The F-35 Joint Strike Fighter’s cost will rise by $1 million per plane if Canada withdraws from the multi-nation effort to field a new stealth fighter.
The move is likely to open talks about which rest of the F-35 partner nations get Canada's share of manufacturing parts for the plane, US Air Force Lieutenant General Christopher Bogdan told a subcommittee of the House Armed Services Committee, various media reported today.
Canadian Prime Minister designate Justin Trudeau, who was elected on Monday announced that his government will pull Canada out of the US-led air operations over Syria and Iraq. Canada will also drop out from F-35 porgram. Before election, the previous Canadian government was set to purchase 65 Lockheed Martin's warplanes to replace its aging CF-18s, which were built by Boeing.
Canada was one of the nine nations that assisted to fund the development of F-35. Further, “production of the F-35 would drop by about 61 planes,” Bogdan said. “That would mean increased unit production costs of anywhere from 0.7% to 1%, "or about $1 million per plane." He added.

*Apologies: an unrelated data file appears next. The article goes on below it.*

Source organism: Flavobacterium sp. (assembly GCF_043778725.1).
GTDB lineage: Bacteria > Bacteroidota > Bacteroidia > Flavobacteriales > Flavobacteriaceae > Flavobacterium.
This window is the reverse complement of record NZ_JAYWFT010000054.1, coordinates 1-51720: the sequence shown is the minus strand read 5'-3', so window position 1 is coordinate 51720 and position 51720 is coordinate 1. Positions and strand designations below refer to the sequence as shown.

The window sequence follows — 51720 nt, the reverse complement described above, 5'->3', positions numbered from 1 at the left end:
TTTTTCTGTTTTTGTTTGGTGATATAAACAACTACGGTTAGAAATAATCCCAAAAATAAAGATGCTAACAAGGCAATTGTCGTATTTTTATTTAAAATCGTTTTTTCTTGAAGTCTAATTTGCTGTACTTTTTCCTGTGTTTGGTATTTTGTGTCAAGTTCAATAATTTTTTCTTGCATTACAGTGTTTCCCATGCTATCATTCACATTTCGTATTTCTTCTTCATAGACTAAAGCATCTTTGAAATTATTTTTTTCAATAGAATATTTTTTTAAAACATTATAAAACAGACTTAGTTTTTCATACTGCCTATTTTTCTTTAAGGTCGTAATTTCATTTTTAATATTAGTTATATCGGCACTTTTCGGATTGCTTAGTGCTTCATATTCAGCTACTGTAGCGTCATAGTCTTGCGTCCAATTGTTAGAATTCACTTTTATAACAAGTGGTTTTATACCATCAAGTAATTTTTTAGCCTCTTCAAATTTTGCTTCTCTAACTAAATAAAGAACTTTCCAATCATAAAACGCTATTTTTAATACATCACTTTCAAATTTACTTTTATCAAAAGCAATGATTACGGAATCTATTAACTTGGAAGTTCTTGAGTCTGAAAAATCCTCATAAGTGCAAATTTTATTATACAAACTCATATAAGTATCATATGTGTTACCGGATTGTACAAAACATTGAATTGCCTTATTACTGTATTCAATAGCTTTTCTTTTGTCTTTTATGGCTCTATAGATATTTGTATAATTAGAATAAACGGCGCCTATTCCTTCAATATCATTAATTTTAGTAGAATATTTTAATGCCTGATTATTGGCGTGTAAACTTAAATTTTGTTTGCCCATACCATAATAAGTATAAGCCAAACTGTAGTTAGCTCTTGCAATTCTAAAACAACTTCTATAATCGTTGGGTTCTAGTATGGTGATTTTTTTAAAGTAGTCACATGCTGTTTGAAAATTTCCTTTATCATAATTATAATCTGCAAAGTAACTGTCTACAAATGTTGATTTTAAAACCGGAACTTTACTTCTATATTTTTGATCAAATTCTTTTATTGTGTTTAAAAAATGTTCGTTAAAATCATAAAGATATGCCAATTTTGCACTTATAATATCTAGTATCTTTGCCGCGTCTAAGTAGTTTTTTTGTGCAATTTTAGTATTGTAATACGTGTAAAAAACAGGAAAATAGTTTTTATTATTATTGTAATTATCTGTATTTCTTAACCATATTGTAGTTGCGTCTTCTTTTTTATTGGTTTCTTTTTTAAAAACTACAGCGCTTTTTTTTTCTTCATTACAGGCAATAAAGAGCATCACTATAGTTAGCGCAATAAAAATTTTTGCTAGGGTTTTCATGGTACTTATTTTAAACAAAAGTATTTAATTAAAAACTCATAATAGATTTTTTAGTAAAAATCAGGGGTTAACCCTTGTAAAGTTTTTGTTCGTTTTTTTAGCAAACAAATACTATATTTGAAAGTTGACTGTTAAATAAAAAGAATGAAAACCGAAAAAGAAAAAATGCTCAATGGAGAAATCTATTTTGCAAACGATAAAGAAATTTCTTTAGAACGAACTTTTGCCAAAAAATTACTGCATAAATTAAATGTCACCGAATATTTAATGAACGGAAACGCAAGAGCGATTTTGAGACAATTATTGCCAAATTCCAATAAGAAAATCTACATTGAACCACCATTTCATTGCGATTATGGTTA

Canada's withdrawal would also raise the cost of a follow-on development program for the other partners, since Canada was currently slated to cover about 2% of that cost.
The Pentagon plans to buy 2,457 F-35 for the Air Force, Marine Corps and Navy at a total cost of $391 billion, making it the defense Department's most expensive weapons acquisition program.
The F-35, which began development in 2001, is planned as the fifth-generation fighter for a nearly a dozen countries, including Australia, Israel, Italy, Japan, Turkey and Great Britain, among others.
The program has often met with problems like malfunctions, schedule delays and cost overruns.